Gather together for a wizard’s party to orally share/perform spells from the compilation stage.
Basically, to go on to the next stage in the level (and next worksheet), the process was simple:
No moving on/going up until you get every question on the worksheet correct.
Hints, yes. Overt help or explanations, no.
Until your answers are all correct, take it home and try again. Once they're all correct (no matter how many tries it takes), you can go on to the next worksheet in the level, and once all the tasks for that level are complete, you can go up to the next level (where a new task-type would be lopped on to the existing ones).
The worksheets weren't decontextualised (all the questions on a paper referred to a specific scene or situation which in turn threaded on -- storyline fashion -- from the previous tasks in the same level).
Despite what might sound like draconian measures/approach based on the explanation above, my learners in grades 1-5 absolutely loved this system.
They couldn't get enough of it. The novel approach and presentation seemed to fuse with the challenge involved. There was, I guess, something of a game and tournament feel to it all. They all just went for it, their enthusiasm never flagging. They wanted to take this stuff home to try five days a week, week after week.
I can't say they got really good at giving detailed explanations and analyses concerning explicit grammar rules. What I can say is that they got ferociously good at guessing and choosing correct forms and patterns based on instinct (which was precisely my goal with these materials and approach).
I can also say that they were really interested and engaged with it, which (even if we like to poke and prod at the notion of "grammar for the sake of it") I've always felt is the holy grail of any learning process.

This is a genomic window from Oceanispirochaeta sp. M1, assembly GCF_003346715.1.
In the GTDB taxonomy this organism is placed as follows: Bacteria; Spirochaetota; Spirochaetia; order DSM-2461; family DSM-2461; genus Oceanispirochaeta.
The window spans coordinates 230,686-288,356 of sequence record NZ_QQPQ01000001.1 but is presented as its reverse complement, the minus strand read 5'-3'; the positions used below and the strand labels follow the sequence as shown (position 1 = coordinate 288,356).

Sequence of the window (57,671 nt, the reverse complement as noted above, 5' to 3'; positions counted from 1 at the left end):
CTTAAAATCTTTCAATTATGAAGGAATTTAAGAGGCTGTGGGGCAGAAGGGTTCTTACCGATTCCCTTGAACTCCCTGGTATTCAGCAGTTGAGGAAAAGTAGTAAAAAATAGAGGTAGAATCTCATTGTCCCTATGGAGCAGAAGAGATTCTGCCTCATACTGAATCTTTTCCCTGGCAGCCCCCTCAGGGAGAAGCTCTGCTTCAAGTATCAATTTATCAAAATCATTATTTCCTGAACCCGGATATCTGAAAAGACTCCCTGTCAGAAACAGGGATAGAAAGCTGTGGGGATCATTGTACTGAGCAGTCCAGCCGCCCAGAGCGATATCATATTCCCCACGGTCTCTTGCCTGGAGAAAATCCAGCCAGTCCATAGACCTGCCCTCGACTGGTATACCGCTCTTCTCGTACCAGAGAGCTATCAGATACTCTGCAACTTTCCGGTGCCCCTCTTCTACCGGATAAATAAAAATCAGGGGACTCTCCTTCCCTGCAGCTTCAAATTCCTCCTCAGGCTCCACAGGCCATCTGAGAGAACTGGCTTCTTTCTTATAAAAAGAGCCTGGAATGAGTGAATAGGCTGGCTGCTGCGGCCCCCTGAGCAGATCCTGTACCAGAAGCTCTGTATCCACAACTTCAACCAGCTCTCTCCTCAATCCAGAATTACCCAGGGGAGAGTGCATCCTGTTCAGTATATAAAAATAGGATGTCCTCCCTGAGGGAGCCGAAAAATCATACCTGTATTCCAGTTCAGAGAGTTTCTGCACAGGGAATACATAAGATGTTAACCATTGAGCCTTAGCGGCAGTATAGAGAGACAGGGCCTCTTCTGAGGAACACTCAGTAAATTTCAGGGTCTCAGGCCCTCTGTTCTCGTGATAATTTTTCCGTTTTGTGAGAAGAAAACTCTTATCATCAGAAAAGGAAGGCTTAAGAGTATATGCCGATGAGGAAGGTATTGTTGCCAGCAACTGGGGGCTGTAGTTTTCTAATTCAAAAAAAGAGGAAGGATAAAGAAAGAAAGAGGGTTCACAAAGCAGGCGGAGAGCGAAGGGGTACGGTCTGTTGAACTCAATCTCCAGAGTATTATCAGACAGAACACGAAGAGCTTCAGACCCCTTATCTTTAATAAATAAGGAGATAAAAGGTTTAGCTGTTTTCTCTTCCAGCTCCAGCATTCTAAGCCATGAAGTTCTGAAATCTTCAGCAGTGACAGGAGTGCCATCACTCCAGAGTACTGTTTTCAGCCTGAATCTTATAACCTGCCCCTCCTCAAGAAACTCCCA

AND they were quite happy to do it all for homework!
Kids wanting more English homework... who would've thought it?
But that also meant I still had plenty of class time to concentrate on the fun content-based program, which was another thing I'd hoped to achieve.
Unfortunately, it turned out that a lot of the illustrations I used for these materials (which I sourced from our school's main computer) had been scanned from a series by OUP and clipped into files to use for other materials the school wanted to produce.
I didn't feel too guilty (I hadn't attempted to sell or disseminate the material, and our learners were buying the books in that series anyway), but as soon as I realised I had worksheets with images lifted from a major publisher's series, I dumped the whole initative. Too much work to go back and fix it all (and without the visual context, many of the worksheets would have become unacceptably decontextualised).
"I'll go back and give the idea another shot later, using legally-sourced pics," I thought.
Ten years later, thanks to an interview with Tara and a post on CLIL from Jeremy Harmer, I'm actually considering giving the idea a second round of thought and experimentation...
What do you make of the "Wizard English" concept?